Well, the answer to that is 'bloody great'. We started by taking a few of our more recent 'in the box' mixes and splitting them into stems. The results were very impressive. Tracks felt punchier and more open. The low-end was more defined and the stereo seemed wider. Exactly the feeling we had when we tried the Matrix a while back, but also, admittedly, the same feeling we have had using several different good-quality summing mixers.
So what sets the X-Desk apart from the crowd? Well, it's the fact that this is a desk. Those eight faders and the way that SSL has put it all together mean that you can have a very flexible system at your fingertips.
Let us explain. Imagine you already have some mic pres, EQs and compressors. You have 16 or 24 inputs and outputs from your computer and a couple of sets of monitors. Your normal mode of working involves having several inputs set up to the computer, maybe a couple of mics, a DI and so on, which you run through your pres, EQs and compressors and plug directly into your A/D converters.
Sometimes you want to mix some of these sources together to make a mono sound source, sometimes three or four of them to make a stereo source, and sometimes you want to send all of them to individual tracks. At the same time, when you mix, you want to use eight stereo busses from your system. Without a desk you can't do most of that.
With an X-Desk you could run 16 outs to the Main and Alt line inputs to give you eight stereo summing groups and then plug your pre/EQ/compressor chains into the insert returns. When you're tracking, run your mix via the Alt inputs to the Cue Mix, which in turn is sent to the Stereo Mix. If you want your vocal chain that comes into insert return one, simply press the Insert button and you have it. If you've wired the direct outs to your A/Ds, all you need do is select Input 1 on your DAW and it's ready to record straightaway. If you want to ride the level to tape, then make the send post fade, or simply leave it pre fade and use the fader to set your latency-free monitor level.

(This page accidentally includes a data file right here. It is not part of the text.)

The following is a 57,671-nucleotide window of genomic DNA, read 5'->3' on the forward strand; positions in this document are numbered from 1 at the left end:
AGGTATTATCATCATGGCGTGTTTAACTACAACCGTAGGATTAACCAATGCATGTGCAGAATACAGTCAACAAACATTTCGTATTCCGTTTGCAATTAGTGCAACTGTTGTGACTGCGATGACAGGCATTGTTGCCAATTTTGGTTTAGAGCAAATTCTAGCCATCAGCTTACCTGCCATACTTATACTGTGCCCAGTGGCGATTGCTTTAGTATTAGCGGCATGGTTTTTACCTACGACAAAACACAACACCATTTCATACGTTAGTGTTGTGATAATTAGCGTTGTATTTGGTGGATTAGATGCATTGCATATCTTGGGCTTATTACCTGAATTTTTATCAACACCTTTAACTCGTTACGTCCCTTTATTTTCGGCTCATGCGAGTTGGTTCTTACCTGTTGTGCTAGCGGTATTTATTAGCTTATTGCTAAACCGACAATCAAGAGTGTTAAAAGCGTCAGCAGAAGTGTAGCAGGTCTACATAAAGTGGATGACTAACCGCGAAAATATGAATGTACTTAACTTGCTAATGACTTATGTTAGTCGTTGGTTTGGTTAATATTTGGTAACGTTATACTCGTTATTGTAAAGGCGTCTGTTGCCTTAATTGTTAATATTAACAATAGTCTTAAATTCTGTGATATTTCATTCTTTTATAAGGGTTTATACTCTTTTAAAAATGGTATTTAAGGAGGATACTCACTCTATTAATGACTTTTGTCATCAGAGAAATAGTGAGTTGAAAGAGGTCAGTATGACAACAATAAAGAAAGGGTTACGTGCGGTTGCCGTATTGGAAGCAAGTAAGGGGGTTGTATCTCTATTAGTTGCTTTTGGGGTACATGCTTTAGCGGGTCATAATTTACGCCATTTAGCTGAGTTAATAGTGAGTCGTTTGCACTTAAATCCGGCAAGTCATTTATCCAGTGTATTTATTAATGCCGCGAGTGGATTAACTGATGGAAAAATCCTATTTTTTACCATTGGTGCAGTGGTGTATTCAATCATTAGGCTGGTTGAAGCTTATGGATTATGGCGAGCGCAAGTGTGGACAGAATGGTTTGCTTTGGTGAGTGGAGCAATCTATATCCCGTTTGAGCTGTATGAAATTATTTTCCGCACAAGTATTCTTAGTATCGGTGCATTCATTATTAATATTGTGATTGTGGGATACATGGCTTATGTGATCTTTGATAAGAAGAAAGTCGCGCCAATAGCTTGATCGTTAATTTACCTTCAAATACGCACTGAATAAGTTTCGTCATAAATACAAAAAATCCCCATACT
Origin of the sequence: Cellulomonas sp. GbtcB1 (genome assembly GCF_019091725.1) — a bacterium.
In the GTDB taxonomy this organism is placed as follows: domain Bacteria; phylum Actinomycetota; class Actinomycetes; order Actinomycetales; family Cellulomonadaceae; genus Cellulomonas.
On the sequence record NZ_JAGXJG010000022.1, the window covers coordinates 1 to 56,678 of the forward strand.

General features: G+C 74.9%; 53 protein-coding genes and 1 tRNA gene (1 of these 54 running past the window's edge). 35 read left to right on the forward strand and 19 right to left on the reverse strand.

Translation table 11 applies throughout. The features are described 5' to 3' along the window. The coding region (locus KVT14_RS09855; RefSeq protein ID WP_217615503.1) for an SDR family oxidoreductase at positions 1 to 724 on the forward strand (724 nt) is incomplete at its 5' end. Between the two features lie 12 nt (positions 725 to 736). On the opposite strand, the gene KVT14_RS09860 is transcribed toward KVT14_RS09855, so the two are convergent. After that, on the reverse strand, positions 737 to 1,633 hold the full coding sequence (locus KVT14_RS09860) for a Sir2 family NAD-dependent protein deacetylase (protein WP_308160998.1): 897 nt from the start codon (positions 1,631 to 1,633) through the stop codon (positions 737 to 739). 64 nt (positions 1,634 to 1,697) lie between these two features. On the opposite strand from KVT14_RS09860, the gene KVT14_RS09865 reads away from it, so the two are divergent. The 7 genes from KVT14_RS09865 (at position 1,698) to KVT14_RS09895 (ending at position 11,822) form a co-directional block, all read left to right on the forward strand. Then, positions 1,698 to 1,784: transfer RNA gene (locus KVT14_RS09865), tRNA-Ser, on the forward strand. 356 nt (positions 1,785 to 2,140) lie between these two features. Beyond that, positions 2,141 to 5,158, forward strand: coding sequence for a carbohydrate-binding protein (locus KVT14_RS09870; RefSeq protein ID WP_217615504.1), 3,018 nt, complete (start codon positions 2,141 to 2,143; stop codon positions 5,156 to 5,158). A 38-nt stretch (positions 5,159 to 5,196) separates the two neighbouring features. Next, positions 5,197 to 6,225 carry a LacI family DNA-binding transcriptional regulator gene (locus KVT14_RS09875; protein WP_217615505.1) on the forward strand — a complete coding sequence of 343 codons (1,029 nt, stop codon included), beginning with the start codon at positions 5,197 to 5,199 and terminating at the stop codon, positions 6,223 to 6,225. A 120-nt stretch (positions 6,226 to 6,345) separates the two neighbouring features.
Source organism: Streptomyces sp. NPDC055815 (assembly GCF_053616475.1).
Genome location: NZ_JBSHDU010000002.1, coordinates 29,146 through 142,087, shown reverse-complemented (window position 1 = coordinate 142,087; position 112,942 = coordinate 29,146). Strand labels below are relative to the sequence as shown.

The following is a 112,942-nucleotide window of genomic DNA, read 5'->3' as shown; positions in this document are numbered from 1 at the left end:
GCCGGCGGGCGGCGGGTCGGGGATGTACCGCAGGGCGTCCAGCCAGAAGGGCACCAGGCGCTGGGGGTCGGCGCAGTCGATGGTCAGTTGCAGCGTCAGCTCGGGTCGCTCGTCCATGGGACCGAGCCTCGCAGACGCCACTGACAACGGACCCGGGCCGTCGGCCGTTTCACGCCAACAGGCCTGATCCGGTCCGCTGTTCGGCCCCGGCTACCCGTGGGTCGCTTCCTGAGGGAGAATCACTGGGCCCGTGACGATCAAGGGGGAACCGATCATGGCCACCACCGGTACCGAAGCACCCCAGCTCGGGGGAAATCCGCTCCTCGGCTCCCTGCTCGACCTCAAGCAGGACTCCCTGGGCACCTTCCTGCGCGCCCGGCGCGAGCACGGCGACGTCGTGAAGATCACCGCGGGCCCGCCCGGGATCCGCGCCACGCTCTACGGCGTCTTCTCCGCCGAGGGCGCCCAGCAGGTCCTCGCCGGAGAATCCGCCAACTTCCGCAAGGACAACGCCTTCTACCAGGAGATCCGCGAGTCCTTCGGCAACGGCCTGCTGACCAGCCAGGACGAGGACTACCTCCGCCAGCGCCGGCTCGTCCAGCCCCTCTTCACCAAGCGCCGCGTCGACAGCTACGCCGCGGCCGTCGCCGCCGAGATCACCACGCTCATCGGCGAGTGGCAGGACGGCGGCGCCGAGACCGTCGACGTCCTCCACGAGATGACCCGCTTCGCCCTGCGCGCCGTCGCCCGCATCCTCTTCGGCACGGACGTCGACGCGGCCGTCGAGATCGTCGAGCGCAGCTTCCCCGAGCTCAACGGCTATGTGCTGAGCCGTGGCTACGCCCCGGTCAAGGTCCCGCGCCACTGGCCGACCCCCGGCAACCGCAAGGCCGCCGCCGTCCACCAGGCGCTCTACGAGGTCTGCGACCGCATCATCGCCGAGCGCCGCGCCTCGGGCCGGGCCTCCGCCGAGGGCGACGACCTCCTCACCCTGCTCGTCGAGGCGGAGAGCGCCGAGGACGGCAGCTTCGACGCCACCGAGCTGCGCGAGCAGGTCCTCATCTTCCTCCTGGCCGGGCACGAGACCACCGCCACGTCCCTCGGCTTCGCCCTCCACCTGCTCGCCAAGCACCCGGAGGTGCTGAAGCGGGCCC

With multiple inputs you can mix them on the faders and record them via the stereo out, and you could also bounce up to eight sources from your DAW via the desk to take advantage of some analogue EQ and compression, all without having to re-patch anything.
Taking into consideration that this little baby also handles your monitoring and headphones, it's going to become the heart of your studio very quickly. The only trick that SSL seems to have missed is one simple thing: there's no switch on the monitor section to select the Stereo Cue as a monitor source, so to hear it independently of the stereo buss you must patch its output to the Ext Source input. This way you could have a monitor balance from your DAW and a stereo mix returning to it at the same time, useful when mixing multiple input sources or bouncing down.
This is certainly the simplest desk SSL has ever made, but it packs a hell of a punch in terms of both features and sonics. If you want a summing mixer, a small console and a monitor controller, this could well be the unit for you; in fact, at this price you'd be daft to ignore it. SSL has set a new standard and could well have cornered a new market.